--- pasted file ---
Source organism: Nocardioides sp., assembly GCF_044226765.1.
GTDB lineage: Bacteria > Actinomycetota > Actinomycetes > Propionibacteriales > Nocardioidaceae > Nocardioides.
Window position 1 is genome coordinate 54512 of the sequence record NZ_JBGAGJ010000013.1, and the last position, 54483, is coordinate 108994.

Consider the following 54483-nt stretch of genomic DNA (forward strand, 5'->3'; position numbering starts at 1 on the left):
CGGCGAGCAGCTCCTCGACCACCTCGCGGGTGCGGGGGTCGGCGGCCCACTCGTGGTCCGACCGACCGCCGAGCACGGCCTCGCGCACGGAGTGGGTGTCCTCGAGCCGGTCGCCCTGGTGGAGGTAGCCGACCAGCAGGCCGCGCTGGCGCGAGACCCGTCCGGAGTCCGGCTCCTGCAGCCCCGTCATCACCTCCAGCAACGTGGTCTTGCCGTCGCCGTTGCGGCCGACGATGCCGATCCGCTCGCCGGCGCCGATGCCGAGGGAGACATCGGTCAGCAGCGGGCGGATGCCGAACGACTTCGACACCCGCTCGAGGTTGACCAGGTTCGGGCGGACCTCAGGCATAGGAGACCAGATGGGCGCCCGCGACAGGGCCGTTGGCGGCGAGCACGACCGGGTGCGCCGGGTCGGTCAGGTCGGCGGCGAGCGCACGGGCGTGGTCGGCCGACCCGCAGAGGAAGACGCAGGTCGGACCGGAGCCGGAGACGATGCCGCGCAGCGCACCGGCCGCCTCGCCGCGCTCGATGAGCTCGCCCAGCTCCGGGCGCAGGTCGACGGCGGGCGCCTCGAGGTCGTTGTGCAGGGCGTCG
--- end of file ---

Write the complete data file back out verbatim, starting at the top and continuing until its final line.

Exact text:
Source organism: Nocardioides sp., assembly GCF_044226765.1.
GTDB lineage: Bacteria > Actinomycetota > Actinomycetes > Propionibacteriales > Nocardioidaceae > Nocardioides.
Window position 1 is genome coordinate 54512 of the sequence record NZ_JBGAGJ010000013.1, and the last position, 54483, is coordinate 108994.

Consider the following 54483-nt stretch of genomic DNA (forward strand, 5'->3'; position numbering starts at 1 on the left):
CGGCGAGCAGCTCCTCGACCACCTCGCGGGTGCGGGGGTCGGCGGCCCACTCGTGGTCCGACCGACCGCCGAGCACGGCCTCGCGCACGGAGTGGGTGTCCTCGAGCCGGTCGCCCTGGTGGAGGTAGCCGACCAGCAGGCCGCGCTGGCGCGAGACCCGTCCGGAGTCCGGCTCCTGCAGCCCCGTCATCACCTCCAGCAACGTGGTCTTGCCGTCGCCGTTGCGGCCGACGATGCCGATCCGCTCGCCGGCGCCGATGCCGAGGGAGACATCGGTCAGCAGCGGGCGGATGCCGAACGACTTCGACACCCGCTCGAGGTTGACCAGGTTCGGGCGGACCTCAGGCATAGGAGACCAGATGGGCGCCCGCGACAGGGCCGTTGGCGGCGAGCACGACCGGGTGCGCCGGGTCGGTCAGGTCGGCGGCGAGCGCACGGGCGTGGTCGGCCGACCCGCAGAGGAAGACGCAGGTCGGACCGGAGCCGGAGACGATGCCGCGCAGCGCACCGGCCGCCTCGCCGCGCTCGATGAGCTCGCCCAGCTCCGGGCGCAGGTCGACGGCGGGCGCCTCGAGGTCGTTGTGCAGGGCGTCG